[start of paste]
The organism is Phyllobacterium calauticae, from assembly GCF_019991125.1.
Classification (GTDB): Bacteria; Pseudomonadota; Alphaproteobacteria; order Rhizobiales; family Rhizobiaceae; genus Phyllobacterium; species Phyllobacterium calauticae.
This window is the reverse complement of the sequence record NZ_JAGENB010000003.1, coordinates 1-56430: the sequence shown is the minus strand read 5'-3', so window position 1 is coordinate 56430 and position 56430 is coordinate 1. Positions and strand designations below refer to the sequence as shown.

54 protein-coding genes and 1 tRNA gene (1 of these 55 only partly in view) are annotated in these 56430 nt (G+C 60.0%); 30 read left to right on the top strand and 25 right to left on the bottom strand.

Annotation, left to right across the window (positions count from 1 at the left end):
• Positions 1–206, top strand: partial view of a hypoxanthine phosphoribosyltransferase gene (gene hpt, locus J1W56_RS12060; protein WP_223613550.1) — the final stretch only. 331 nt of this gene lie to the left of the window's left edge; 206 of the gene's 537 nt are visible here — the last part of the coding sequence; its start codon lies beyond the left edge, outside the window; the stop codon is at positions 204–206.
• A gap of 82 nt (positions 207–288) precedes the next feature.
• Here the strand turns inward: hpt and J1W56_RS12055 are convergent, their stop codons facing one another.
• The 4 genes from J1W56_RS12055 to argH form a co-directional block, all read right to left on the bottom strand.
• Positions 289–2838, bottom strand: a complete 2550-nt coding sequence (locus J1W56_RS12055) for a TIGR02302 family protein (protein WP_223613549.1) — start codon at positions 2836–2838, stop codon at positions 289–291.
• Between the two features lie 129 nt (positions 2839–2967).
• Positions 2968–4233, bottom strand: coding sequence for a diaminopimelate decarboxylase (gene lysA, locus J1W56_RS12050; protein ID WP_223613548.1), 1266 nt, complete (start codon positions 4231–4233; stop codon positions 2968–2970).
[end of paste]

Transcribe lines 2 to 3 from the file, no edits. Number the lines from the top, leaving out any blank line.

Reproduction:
Classification (GTDB): Bacteria; Pseudomonadota; Alphaproteobacteria; order Rhizobiales; family Rhizobiaceae; genus Phyllobacterium; species Phyllobacterium calauticae.
This window is the reverse complement of the sequence record NZ_JAGENB010000003.1, coordinates 1-56430: the sequence shown is the minus strand read 5'-3', so window position 1 is coordinate 56430 and position 56430 is coordinate 1. Positions and strand designations below refer to the sequence as shown.